Squeeze on workers as inflation outstrips wage rises despite unemployment falling


Job vacancies hit record 1.3million as firms battle for workers and pubs say staff are QUITTING because they don’t want to work weekends – but Britons still face huge squeeze with wages lagging behind inflation by the biggest margin in a DECADE

Businesses’ desperate scramble for staff was underlined today as figures showed job vacancies hitting a new record and unemployment down 0.2 percentage points. 

Official figures showed 1.3million unfilled jobs in the three months to May, while numbers on payrolls were up 90,000 from April to a new high of 29.6million last month. 

Meanwhile, unemployment dropped to 3.8 per cent in the quarter to April.

The figures were revealed amid more examples of the struggle for firms to get staff, with reports that staff are quitting pubs because they don’t want to work weekend. 

However, the overheating labour market is not sparing workers from a pay squeeze – with inflation outstripping wage rises by the biggest margin in a decade.

Official figures show that taking inflation into account regular pay fell by 2.2 per cent between February and April, while even including bonuses it barely broke even up 0.4 per cent. 

Rishi Sunak claimed the jobs market is ‘robust’ and pointed to the low level of redundancies, despite fears the economy is grinding to a halt amid the Ukraine crisis.   

Sam Beckett, head of economic statistics at the Office for National Statistics (ONS), said: ‘Today’s figures continue to show a mixed picture for the labour market.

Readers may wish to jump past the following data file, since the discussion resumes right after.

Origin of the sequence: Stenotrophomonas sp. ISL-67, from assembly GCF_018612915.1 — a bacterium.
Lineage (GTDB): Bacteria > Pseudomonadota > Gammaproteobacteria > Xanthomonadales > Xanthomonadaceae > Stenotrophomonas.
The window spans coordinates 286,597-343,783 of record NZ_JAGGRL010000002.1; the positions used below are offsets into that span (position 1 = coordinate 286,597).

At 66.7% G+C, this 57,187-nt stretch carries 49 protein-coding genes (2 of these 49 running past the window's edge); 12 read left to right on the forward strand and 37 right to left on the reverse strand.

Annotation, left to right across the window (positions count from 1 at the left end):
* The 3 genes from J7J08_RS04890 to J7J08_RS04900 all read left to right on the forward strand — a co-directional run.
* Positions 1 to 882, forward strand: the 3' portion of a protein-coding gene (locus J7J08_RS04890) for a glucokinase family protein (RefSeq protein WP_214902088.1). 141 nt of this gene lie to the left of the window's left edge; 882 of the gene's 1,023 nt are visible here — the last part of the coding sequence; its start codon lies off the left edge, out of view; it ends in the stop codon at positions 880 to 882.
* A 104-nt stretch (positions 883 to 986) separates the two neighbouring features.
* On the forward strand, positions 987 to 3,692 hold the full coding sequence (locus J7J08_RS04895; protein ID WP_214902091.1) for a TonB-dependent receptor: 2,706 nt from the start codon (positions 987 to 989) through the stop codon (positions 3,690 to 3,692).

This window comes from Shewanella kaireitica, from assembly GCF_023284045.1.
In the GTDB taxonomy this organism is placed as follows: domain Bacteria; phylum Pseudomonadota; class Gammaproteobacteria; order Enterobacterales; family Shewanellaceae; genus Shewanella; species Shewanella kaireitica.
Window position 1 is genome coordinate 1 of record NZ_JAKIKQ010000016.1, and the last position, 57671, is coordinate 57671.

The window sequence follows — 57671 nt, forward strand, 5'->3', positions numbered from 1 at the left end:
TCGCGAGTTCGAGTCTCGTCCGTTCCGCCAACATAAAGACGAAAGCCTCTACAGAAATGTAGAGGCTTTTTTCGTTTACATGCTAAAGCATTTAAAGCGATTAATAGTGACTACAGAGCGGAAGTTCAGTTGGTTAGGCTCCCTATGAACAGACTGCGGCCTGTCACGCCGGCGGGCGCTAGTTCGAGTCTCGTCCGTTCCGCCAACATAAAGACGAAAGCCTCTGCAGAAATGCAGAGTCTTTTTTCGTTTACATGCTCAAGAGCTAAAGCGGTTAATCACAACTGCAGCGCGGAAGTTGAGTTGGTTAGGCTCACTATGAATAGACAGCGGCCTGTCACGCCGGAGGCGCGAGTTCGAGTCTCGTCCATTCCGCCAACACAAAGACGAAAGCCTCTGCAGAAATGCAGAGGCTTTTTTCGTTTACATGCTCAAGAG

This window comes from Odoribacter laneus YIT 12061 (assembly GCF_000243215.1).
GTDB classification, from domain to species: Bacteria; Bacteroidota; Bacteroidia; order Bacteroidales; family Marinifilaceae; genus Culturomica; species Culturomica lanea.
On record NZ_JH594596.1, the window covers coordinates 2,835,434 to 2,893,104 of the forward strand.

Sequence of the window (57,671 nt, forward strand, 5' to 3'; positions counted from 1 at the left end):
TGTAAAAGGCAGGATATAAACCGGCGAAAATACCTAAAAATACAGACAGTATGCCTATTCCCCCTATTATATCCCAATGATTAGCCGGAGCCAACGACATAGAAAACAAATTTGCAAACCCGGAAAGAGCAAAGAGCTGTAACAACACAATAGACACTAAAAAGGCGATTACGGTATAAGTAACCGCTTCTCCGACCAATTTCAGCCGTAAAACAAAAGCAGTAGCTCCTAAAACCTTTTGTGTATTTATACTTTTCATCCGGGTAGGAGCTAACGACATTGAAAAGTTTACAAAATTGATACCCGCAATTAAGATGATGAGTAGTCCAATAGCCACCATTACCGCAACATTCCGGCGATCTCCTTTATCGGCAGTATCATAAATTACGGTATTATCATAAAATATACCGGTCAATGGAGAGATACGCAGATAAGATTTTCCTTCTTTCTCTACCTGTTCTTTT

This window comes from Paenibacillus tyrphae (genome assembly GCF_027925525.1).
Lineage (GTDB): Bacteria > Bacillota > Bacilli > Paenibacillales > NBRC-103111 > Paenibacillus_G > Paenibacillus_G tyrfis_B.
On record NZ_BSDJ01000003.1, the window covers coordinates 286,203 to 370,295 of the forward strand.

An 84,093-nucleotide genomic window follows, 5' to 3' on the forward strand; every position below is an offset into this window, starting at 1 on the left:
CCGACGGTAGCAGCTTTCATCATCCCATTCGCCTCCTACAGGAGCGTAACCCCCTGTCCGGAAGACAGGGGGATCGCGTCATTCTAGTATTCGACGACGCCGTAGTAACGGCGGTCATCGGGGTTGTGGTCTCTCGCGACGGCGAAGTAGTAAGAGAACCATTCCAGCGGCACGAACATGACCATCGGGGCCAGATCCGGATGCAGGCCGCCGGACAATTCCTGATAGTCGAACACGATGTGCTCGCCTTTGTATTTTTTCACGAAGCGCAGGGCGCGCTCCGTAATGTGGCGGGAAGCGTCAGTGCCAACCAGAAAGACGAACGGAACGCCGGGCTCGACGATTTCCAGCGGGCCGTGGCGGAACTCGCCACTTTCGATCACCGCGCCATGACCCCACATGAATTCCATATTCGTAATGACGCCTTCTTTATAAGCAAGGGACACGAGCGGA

Official figures showed 1.3million unfilled jobs in the three months to May

Official figures showed 1.3million unfilled jobs in the three months to May

Official figures show that taking inflation into account regular pay fell by 2.2 per cent between February and April, while even including bonuses it barely broke even up 0.4 per cent

Official figures show that taking inflation into account regular pay fell by 2.2 per cent between February and April, while even including bonuses it barely broke even up 0.4 per cent

‘While the number of people in employment is up again in the three months to April, the figure remains below pre-pandemic levels.

‘Moreover, although the number of people neither in work nor looking for a job has fallen slightly in the latest period, that remains well up on where it was before Covid-19 struck.

‘At the same time, unemployment is close to a 50-year low point and there was a record low number of redundancies.

‘Job vacancies are still slowly rising, too. At a new record level of 1.3 million, this is over half a million more than before the onset of the pandemic.’

She added: ‘The high level of bonuses continues to cushion the effects of rising prices on total earnings for some workers, but if you exclude bonuses, pay in real terms is falling at its fastest rate in over a decade.’

Mr Sunak said: ‘Today’s stats show our jobs market remains robust with redundancies at an all time low.

‘Helping people into work is the best way to support families in the long term, and we are continuing to support people into new and better jobs.

‘We are also providing immediate help with rising prices – 8 million of the most vulnerable families will receive at least £1,200 of direct payments this year, with all families receiving £400.’

Rishi Sunak claimed the jobs market is 'robust' and pointed to the low level of redundancies, despite fears the economy is grinding to a halt amid the Ukraine crisis

Rishi Sunak claimed the jobs market is ‘robust’ and pointed to the low level of redundancies, despite fears the economy is grinding to a halt amid the Ukraine crisis

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